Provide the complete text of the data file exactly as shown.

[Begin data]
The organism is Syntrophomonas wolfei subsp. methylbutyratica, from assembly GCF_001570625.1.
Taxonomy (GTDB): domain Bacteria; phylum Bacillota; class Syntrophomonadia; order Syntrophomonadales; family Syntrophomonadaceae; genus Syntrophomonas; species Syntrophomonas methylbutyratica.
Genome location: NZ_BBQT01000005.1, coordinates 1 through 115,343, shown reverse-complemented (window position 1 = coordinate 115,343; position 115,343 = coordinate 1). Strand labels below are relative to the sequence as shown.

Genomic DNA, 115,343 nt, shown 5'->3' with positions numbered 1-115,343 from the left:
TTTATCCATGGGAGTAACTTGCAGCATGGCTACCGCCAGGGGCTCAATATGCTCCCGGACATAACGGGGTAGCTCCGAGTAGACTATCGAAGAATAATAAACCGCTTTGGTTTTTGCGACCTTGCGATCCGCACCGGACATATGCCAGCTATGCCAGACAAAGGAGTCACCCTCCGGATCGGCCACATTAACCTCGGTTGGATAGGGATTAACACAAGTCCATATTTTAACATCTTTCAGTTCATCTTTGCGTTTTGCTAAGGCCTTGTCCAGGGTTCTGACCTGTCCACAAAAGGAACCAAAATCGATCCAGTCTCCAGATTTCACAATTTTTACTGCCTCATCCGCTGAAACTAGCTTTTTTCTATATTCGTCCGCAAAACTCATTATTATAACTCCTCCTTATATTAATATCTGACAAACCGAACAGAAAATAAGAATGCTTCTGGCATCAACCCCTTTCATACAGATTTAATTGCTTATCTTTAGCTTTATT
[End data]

The organism is Syntrophomonas wolfei subsp. methylbutyratica, from assembly GCF_001570625.1.
Taxonomy (GTDB): domain Bacteria; phylum Bacillota; class Syntrophomonadia; order Syntrophomonadales; family Syntrophomonadaceae; genus Syntrophomonas; species Syntrophomonas methylbutyratica.
Genome location: NZ_BBQT01000005.1, coordinates 1 through 115,343, shown reverse-complemented (window position 1 = coordinate 115,343; position 115,343 = coordinate 1). Strand labels below are relative to the sequence as shown.

Genomic DNA, 115,343 nt, shown 5'->3' with positions numbered 1-115,343 from the left:
TTTATCCATGGGAGTAACTTGCAGCATGGCTACCGCCAGGGGCTCAATATGCTCCCGGACATAACGGGGTAGCTCCGAGTAGACTATCGAAGAATAATAAACCGCTTTGGTTTTTGCGACCTTGCGATCCGCACCGGACATATGCCAGCTATGCCAGACAAAGGAGTCACCCTCCGGATCGGCCACATTAACCTCGGTTGGATAGGGATTAACACAAGTCCATATTTTAACATCTTTCAGTTCATCTTTGCGTTTTGCTAAGGCCTTGTCCAGGGTTCTGACCTGTCCACAAAAGGAACCAAAATCGATCCAGTCTCCAGATTTCACAATTTTTACTGCCTCATCCGCTGAAACTAGCTTTTTTCTATATTCGTCCGCAAAACTCATTATTATAACTCCTCCTTATATTAATATCTGACAAACCGAACAGAAAATAAGAATGCTTCTGGCATCAACCCCTTTCATACAGATTTAATTGCTTATCTTTAGCTTTATT